Settling a Score

Charo Santos-Concio in Lav Diaz’s “The Woman Who Left,” which opens at Lincoln Center on May 19. | KINO LORBER

For the past 10 years or so, Filipino director Lav Diaz has been a fixture on the international film festival circuit, although his films have been difficult to see in New York until fairly recently. There’s one major reason for this: their length. Diaz has even made an 11-hour film.

At last, American distributors have started taking chances on his work, but the two Diaz films released in the US, “Norte, the End of History” and “The Woman Who Left,” each runs close to four hours. However, as the blog “The Art(s) of Slow Cinema” pointed out, such duration shouldn’t be an issue in the era of binge-watching. If people can watch four hours’ worth of HBO programs in a row, they should have the patience for a film like “The Woman Who Left.”

That’s a good idea in theory, but the demands of “The Woman Who Left” are quite different from sitting through four hours of “Game of Thrones.” It’s true that the former doesn’t require one to put up with any on-screen rape scenes, but it does feature a style far better suited to movie theaters than home viewing. I’m ashamed to admit that I’m not particularly familiar with Filipino cinema — for instance, I’ve only seen one film by the late gay master Lino Brocka, widely considered to be the Philippines’ greatest director — and I’m sure I’m missing out on Diaz’ indigenous influences. However, to me, his work seems to combine elements of neo-realism, especially its flirtations with melodrama, with the East Asian master-shot style of directors like Tsai Ming-liang.

Filipino director Lav Diaz draws on eclectic influences in tale of wrongly convicted ex-con

Wrongly imprisoned for 30 years, Horacia (Charo Santos-Concio) is freed after the woman who really committed the crime kills herself. She discovers that she was framed by her wealthy ex-boyfriend Rodrigo Trinidad (Michael de Mesa.) Now as corrupt as he is rich, he lives in seclusion, scared of the kidnappings that have become an epidemic in the Philippines and asks a priest, “Why does evil overcome my soul?” One night, Horacia helps a rape victim, Hollanda (John Lloyd Cruz), who is referred to as a gay man in the film but would probably identify as some variation on trans in contemporary America. Hollanda, though suffering from severe self-hatred, feels a debt to Horacia and wants to help her as much as possible.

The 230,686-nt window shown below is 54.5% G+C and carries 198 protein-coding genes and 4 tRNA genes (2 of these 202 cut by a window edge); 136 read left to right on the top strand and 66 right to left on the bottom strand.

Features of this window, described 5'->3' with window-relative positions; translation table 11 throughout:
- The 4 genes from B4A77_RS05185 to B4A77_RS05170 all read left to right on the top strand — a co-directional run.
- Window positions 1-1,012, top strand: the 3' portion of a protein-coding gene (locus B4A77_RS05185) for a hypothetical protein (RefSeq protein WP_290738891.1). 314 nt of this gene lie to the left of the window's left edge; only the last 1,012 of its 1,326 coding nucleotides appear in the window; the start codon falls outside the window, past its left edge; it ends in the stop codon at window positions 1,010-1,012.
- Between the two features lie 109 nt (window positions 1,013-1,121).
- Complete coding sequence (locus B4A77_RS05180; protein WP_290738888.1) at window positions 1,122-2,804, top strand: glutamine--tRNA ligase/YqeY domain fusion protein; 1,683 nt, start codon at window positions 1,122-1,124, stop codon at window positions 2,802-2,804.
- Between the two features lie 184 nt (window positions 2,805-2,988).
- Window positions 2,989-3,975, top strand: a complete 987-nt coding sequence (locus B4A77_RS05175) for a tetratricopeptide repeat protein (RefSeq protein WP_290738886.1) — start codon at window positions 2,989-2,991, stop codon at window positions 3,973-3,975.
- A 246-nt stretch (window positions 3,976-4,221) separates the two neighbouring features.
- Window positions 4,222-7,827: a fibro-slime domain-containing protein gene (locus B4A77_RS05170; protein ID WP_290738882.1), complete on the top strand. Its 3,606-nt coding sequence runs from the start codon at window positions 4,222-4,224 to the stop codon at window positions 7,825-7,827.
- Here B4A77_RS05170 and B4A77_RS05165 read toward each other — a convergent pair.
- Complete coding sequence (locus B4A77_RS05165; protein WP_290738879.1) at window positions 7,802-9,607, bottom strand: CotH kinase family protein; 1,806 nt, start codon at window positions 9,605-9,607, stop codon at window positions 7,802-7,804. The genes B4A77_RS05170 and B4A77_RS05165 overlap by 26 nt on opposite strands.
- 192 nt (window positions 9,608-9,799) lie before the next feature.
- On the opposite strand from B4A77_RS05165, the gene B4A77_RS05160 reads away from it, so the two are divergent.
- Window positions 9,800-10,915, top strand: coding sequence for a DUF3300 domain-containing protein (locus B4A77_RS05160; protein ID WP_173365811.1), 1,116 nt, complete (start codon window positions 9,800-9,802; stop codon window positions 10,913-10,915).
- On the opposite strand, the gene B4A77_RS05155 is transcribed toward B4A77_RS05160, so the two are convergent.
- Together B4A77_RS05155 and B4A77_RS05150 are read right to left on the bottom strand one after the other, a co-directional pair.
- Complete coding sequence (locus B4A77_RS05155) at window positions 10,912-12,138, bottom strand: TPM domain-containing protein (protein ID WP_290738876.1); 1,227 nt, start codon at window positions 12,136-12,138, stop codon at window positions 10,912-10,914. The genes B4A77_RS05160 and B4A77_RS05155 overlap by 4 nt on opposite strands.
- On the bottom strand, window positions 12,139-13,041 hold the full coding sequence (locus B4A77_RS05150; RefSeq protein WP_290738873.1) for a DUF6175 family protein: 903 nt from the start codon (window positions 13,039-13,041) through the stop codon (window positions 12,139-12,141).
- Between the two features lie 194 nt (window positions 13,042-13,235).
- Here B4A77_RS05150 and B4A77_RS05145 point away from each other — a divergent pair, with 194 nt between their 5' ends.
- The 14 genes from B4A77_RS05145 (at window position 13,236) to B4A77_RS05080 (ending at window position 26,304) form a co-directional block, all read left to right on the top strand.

A film like “The Woman Who Left” is grounded in a very real place and time: the Philippines in 1997. It opens with a radio broadcast describing the handover of Hong Kong to China and discussing tensions between ethnic Filipinos and Chinese-Filipinos. One of its characters sells the local delicacy of “balot” (a developing bird embryo). However, the story, while drawn from Tolstoy, could also have been inspired by any number of film noirs or crime novels from around the world. There’s a tension between the extremely arty way Diaz tells his story and the pulpy material at its root.

Duration may be the most original element Diaz brings to his style, but it’s far from the only one. He never moves the camera and uses very long takes. He has a penchant for nighttime black-and-white cinematography, sometimes lit and blocked so that one can’t make out the characters’ faces. The idea of a close-up or a quick cut seems completely anathema to him. This is hardcore austere cinema: while Diaz is Filipino, he probably has more in common with Portuguese director Pedro Costa than a somewhat more commercial arthouse director from his own country like Brillante Mendoza.

I suppose it’s inevitable that “The Woman Who Left” would turn into a revenge drama, but it’s a very oblique one that dodges both action-movie thrills and “revenge will corrupt your soul” moralizing. The film winds up in seriously enigmatic territory closer to Michelangelo Antonioni than the noir roots with which it flirts. Antonioni, however, charted the emptiness that accompanied the rise of Italy’s upper middle class; Diaz is charting the downfall of the Philippines’ lower class.

It’s not giving much away to say that much of his ending splinters into disconnected fragments. One thing remains constant throughout the 229 minutes of “The Woman Who Left”: an anger at human cruelty and the people who abuse each other’s goodwill, without completely demonizing figures like Rodrigo. While set 20 years ago, its bleak view of the Philippines as a kind of nocturnal junkyard is undoubtedly just as true under the Duterte regime as it was in 1997.

THE WOMAN WHO LEFT | Directed by Lav Diaz | Kino Lorber | In Filipino with English subtitles | Opens May 19 | Film Society of Lincoln Center, Elinor Bunin Munroe Film Center, 144 W. 65th St. |